Before the 1830s, women almost never delivered speeches in public. On the rare occasions when women did appear in open forums, they generally spoke only about religion and only in unorthodox religious settings. Orthodox ministers would not allow women in the pulpit.
However, the participation of women in the antislavery movement beginning in the 1830s released women’s energies from domesticity into the public realm in an irreversible process that would also give rise to the first wave of American feminism. Whether they knew it or not, they were exercising their First Amendment right to free speech. While the Christian religion did not grant that freedom to women, the Constitution did.
A little- known story about that beginning of female free speech is that of the sisters, Sarah and Angelina Grimke’. They were born and raised on a lush plantation outside of Charleston, South Carolina, had left their home, family and inheritance after they reached the conclusion that slavery was immoral. Sarah was twelve years older than her sister and began antislavery writing and speaking. Both sisters were Hicksite Quakers, who adhered to a more strongly anti-clerical,
Sarah and Angelina sent a shock wave through southern religionists when they took the extraordinary step of speaking out against slavery before audiences that included both women and men – blacks as well as whites. For a woman to speak before mixed audiences was even more shocking than for a woman to speak in public, but the Grimkes’ had something to say that no one else could.
Because they had been raised to take their appointed places as mistresses of a slave plantation, they could speak from firsthand experience not only to the degradation of slaves but to the corruption of masters. This unique perspective drew large audiences of both men and women. From mid-May until mid-June of 1887, the sisters delivered seventeen lectures, in ten Massachusetts towns, before more than eight thousand people.
Initially, conservatives dismissed the Grimkes’ as a circus act of no importance to the established social order. A newspaper commentary maintained that there was no real reason to worry that:
“two fanatical women, forgetful of the obligations of a respected name, and indifferent to the feelings of their most worthy kinsmen, the Barnwells and the Rhetts, should by the novelty of their course, draw the meetings idle of curious women.”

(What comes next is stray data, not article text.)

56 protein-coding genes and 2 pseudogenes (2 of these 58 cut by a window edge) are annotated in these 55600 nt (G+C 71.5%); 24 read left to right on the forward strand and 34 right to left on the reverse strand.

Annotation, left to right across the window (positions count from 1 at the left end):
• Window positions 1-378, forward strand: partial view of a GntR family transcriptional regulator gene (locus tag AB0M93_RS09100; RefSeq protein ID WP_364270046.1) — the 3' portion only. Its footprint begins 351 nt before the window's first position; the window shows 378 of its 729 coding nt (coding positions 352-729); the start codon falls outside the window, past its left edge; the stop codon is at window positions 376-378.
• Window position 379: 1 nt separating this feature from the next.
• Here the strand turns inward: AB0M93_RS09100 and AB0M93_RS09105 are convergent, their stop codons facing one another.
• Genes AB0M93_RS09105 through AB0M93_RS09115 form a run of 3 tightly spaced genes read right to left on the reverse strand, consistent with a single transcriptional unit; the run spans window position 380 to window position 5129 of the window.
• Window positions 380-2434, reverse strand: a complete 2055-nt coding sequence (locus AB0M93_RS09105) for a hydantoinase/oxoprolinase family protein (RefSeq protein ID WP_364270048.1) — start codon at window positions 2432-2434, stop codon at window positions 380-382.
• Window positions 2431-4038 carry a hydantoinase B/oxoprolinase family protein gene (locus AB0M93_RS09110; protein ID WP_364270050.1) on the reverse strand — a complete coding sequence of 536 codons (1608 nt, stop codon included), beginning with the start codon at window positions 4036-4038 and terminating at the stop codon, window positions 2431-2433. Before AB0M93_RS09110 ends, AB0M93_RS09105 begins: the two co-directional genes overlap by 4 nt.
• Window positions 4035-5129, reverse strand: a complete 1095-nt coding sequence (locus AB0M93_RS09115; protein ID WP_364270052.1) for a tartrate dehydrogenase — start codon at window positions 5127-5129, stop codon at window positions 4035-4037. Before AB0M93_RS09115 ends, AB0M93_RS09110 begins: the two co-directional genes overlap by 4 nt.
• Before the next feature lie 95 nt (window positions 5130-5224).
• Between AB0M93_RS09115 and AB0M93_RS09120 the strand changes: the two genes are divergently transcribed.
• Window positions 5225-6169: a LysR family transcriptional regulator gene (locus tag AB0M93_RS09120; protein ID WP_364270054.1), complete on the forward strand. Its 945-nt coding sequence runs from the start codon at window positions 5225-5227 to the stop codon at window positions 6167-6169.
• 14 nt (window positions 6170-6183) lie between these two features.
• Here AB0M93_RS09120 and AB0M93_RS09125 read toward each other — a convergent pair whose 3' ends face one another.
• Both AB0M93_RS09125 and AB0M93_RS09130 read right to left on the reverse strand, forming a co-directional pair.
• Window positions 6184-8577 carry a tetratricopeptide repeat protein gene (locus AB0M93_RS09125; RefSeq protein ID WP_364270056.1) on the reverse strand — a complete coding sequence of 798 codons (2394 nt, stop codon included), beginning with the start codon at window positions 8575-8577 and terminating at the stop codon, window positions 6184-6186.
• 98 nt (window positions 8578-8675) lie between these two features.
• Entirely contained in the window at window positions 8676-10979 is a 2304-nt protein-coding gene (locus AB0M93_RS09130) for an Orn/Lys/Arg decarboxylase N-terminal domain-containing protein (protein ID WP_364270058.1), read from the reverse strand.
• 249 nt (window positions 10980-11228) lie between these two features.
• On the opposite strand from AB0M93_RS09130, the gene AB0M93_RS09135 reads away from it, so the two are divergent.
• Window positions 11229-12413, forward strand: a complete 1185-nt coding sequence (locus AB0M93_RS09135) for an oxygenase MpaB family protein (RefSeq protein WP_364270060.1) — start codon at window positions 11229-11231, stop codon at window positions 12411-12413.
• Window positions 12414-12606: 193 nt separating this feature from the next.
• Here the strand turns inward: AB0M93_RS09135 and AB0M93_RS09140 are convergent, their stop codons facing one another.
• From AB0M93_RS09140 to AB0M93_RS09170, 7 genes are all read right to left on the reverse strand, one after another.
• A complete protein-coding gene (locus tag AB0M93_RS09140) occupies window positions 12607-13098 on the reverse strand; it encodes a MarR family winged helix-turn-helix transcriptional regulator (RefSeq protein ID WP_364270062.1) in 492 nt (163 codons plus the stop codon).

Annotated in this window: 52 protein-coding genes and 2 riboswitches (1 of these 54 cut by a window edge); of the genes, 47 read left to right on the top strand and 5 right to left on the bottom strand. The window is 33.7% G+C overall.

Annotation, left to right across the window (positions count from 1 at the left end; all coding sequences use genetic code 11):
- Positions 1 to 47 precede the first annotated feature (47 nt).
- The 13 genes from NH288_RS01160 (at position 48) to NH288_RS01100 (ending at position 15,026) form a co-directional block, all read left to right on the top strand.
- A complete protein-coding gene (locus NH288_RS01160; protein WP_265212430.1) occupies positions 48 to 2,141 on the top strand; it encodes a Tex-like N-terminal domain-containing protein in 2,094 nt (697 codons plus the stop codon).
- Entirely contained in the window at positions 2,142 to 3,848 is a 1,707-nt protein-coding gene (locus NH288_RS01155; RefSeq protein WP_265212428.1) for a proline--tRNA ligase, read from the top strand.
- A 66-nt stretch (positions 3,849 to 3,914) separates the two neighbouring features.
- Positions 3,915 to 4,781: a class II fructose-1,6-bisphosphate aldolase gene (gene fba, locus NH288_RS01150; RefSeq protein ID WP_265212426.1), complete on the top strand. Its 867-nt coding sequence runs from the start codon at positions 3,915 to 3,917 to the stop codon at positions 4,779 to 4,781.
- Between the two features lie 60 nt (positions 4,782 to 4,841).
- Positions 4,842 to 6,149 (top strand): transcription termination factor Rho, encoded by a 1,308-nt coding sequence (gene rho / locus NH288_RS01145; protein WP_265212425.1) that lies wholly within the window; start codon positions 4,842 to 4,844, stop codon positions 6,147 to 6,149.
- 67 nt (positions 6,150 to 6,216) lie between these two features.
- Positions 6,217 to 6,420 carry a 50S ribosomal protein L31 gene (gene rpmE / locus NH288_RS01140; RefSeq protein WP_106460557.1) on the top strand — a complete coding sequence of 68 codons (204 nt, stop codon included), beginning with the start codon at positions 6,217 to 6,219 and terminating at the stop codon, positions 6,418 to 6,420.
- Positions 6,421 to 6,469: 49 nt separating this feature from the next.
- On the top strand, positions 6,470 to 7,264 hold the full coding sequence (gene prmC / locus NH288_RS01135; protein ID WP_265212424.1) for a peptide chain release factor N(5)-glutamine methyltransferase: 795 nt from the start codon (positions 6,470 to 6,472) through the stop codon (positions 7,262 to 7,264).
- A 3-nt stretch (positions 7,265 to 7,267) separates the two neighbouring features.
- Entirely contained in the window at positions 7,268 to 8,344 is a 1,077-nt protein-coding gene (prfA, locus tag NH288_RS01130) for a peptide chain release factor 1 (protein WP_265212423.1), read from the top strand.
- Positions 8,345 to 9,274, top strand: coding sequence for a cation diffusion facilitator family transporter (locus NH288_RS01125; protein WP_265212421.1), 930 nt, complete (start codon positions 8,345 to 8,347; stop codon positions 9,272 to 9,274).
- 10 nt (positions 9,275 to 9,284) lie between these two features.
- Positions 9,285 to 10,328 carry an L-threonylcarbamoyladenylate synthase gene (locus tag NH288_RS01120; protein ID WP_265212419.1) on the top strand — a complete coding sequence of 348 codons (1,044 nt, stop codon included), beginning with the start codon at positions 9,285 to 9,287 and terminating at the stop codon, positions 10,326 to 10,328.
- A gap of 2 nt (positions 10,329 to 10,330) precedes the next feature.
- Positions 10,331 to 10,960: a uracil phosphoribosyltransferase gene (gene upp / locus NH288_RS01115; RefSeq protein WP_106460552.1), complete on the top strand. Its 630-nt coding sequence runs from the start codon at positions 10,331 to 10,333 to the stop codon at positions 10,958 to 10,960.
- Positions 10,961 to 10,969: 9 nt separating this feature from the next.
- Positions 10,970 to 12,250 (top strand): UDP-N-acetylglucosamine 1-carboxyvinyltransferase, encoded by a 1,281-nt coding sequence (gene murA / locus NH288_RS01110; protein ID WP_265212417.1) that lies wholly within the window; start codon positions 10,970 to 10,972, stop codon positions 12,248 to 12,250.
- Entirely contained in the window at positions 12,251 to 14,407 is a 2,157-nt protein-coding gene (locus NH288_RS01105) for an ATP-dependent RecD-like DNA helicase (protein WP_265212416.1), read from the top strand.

But that’s not what happened. Men poured into the halls as well in order to hear the sisters speak. The clergy throughout were outraged. Church ministers issued a public condemnation, to be read as a pastoral letter from every pulpit in Massachusetts:
“Your minister is ordained of God to be your teacher. We appreciate the unostentatious prayers and efforts of women in advancing the cause of religion at home and abroad; in Sabbath-schools; in leading religious inquiries to the pastors for instruction; and in all such associated effort as become the modesty of the sex, but when she assumes the place and tone of man as public reformer … her character becomes unnatural.”
A witty response was written by the feminist and abolitionist Maria Weston Chapman. Here is a part of the satirical poem. It was titled “The Times That Try Men’s Souls:
“They’ve taken a notion to speak for themselves,
And are wielding the tongue and the pen;
They’ve mounted the rostrum; the termagant elves,
And — oh horrid! – are talking to men!”
So, that was the beginning of women forcing their First Amendment free speech rights – the 1830s. During the Civil War, however, much momentum was lost in the drive for equality and free speech. There was no time. The same can be said for the Reconstruction Period. But at the turn of the century there was a reigniting as both female abolitionists and suffragettes combined for the equal right to vote. Gaining equal rights for women has always been an uphill battle. Even, today, the legacy of patriarchal God thought stands as a blockade.
After winning the right to vote — more war came upon the country and a change to war focus, a devastating economic depression and then another war. Women’s voices were silent or not heard. It would not be until the 1960s that feminists would again arise. Susan Jocaby in her book, A History of American Secularism, Freethinkers, wraps it up quite well:
“The desire of the apostles of religious correctness to recast civil rights struggle as purely religious movement is of a piece with their insistence that secularist framers of the Constitution really intended to found a Christian nation. The attempt of the religious right to sacralize the civil rights struggle has nothing to do with historical truth and everything to do with the time that has passed since those passionate days — time enough to engender the sentimentality that breeds forgetting.”
I ask: Where are we today?